104[.]251[.]122[.]239 1759
167[.]99[.]176[.]180 1537


28sex[.]com:443 16357
109[.]237[.]111[.]71:27115 7876
beo555[.]co:443 4620
beo333[.]com:443 4442
h5[.]xhlax[.]com:443 3764
www[.]korims[.]com:443 3119
www[.]serruriervaud[.]ch:443 1872
share[.]nuox[.]top:443 1730
18[.]140[.]35[.]119:443 1464
keokeo[.]top:443 1144

Python can be a great way to programmatically extract data from a PCAP and use that data for other purposes, such as data enrichment or summarization. It was an easy way, if other tools were unavailable, to easily summarize HTTP requests. For larger pools of data, using other tools such as Zeek can also be extremely useful.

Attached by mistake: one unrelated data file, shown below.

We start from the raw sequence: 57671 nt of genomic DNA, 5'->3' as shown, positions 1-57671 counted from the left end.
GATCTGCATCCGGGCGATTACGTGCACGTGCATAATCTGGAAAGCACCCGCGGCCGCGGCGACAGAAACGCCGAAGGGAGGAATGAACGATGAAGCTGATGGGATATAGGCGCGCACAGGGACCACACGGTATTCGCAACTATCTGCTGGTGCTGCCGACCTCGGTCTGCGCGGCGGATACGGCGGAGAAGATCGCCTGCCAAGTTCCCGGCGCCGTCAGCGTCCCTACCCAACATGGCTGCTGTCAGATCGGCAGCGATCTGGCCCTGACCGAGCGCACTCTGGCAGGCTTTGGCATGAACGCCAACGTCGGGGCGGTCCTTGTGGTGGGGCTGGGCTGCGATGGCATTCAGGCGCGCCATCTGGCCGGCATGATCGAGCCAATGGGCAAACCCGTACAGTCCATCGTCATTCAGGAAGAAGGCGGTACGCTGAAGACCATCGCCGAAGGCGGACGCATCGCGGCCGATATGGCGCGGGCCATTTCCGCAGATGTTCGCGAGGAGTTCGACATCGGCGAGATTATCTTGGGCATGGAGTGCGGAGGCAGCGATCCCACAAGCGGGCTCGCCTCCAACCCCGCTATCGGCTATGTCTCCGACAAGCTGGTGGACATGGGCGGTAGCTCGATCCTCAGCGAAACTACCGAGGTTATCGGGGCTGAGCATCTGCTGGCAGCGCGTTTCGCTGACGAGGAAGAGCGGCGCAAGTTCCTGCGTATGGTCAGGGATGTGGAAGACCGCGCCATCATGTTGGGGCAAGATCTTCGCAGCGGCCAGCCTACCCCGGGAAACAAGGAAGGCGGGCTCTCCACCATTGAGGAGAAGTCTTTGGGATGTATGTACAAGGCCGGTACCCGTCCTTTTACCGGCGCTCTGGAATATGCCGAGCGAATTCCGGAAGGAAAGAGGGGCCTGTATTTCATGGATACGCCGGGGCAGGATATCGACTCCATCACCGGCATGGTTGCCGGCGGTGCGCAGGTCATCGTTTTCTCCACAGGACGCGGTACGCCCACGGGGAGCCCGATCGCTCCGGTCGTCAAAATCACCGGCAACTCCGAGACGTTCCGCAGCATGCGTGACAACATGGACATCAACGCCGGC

The HTTP CONNECT requests may have been an attempt to relay traffic through the honeypot and hide the original source of the request. It is also possible that the traffic may have been funneled through multiple proxy endpoints to make identification of the source difficult to identify. Allowing HTTP CONNECT on internet facing resources can potentially expose internal network resources or assist in the forwarding of malicious traffic. A majority of the HTTP CONNECT requests were directed at port TCP 8080 (99.5%) with the remaining aimed at TCP 80.

[1] https://www.rfc-editor.org/rfc/rfc9110.html#name-connect
[2] https://docs.zeek.org/en/master/about.html
[3] https://docs.zeek.org/en/v3.0.14/examples/logs/index.html

Jesse La Grew


1 comment(s)


Thank you for the very useful article.
Only a small correction: src_ip=pkt[IP].src.